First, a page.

Sometimes life jags when you thought it was a straight line. Being a linear kinda gal, I find jags in life can be exhilirating or train wrecks. This one, an ongoing jag that's taken life off the beaten path into unknown territory, has taught me a ton about my own limits, physical and mental...

That's a positive spin on things, and I'm going to leave it at that. If  I'm not around, as has been happening over the past seven weeks or so, don't worry. It's all good. I'll be back..

Friday, June 14, 2013

Father's Day

Normally, I tend to think about my dad when this weekend rolls around. He taught me a lot, supported me unconditionally, and probably spent many a sleepless night worrying about his children. On the good side, none of us are in prison, junkies, or basically on the downward slide of life. We're pretty upstanding citizens, in stable relationships, pay our taxes, and keep our noses clean. All in all, he and my mom gave us a happy childhood and a future. We were lucky beyond belief to have them.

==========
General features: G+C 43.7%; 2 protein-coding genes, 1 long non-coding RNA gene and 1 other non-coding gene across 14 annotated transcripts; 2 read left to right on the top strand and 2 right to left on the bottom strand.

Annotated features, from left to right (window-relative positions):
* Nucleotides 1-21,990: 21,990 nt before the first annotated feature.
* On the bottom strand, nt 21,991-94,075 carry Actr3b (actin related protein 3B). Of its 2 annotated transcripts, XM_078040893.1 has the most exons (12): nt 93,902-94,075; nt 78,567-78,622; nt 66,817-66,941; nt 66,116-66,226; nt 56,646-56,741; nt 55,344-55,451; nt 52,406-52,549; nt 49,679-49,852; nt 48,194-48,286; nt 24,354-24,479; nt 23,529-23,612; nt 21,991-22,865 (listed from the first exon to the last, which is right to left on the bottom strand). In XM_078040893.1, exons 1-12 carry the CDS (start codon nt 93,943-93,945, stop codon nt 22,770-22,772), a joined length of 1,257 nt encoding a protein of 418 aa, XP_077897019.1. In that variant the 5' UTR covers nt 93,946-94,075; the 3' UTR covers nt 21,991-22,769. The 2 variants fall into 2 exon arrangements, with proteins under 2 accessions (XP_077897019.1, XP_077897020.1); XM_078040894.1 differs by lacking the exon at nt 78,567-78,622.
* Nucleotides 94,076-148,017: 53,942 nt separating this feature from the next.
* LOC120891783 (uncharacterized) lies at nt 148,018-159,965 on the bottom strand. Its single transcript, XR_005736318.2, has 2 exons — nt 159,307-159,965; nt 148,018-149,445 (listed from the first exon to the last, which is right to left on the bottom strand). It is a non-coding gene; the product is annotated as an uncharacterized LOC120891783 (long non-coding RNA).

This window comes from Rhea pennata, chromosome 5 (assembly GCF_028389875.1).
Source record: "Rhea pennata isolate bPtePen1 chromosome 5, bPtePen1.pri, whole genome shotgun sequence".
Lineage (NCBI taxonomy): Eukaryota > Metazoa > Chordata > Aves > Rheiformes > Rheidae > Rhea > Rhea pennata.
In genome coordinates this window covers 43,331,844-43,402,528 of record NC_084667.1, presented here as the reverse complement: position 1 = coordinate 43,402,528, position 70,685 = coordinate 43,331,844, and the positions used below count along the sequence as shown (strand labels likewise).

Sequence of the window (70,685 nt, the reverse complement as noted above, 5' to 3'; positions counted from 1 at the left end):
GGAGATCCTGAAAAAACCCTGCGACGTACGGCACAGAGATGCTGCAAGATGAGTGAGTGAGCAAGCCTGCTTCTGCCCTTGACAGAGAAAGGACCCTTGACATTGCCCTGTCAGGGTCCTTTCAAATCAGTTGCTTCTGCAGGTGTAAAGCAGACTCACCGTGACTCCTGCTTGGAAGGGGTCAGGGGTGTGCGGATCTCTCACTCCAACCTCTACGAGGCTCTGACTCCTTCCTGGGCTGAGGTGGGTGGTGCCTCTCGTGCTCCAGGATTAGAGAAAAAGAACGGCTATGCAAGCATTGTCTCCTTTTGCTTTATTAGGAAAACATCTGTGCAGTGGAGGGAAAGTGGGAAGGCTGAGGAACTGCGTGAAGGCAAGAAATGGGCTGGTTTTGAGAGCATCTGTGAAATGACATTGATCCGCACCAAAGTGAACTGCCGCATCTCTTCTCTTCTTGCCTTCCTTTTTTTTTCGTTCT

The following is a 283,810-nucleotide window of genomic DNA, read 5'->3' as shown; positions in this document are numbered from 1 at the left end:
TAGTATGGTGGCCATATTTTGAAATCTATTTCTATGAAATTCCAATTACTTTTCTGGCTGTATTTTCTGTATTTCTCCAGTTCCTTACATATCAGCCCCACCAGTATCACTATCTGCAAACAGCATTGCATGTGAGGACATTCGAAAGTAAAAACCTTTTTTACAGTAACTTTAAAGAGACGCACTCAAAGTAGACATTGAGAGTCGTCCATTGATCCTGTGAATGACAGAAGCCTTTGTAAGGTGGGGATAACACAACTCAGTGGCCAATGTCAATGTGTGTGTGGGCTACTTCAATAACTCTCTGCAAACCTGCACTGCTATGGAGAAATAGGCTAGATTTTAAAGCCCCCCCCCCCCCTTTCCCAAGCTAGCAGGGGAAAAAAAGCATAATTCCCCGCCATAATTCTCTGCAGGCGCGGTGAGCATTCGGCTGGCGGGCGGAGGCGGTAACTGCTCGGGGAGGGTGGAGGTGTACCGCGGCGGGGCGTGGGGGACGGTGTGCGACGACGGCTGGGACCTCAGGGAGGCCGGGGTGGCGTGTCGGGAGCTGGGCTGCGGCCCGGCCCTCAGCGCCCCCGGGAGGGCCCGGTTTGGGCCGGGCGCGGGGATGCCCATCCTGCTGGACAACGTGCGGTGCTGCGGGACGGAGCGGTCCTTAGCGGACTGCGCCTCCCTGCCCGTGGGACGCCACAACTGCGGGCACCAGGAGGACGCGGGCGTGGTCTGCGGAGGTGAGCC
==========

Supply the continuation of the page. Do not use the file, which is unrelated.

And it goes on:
This Father's Day, I'm sending out lots of love to my Beloved, who is as good a father as mine was. My Beloved often thanks his departed father for something he was taught in childhood, and remembers his upbringing with gratitude and some wincing at what a pain in the patooty he was as a teenager. He and his brother were as fortunate in their parents as I was. My Beloved shows every day that he learned the fatherhood game from a master. Our girls are very, very special to him, as he is to them.

I wish everyone had as great a father.

Wednesday, June 05, 2013

Photo Albums

Recently, we were flipping through some old photo albums, having a great time reliving the Galapagos trip, Christmases past, and funny birthday parties. Then it struck me - since the advent of really cool digital cameras, I haven't put together a single photo album. All my pix are on either my camera, or my hard drive. This is not a good thing, since I have been known to lose one and crash the other.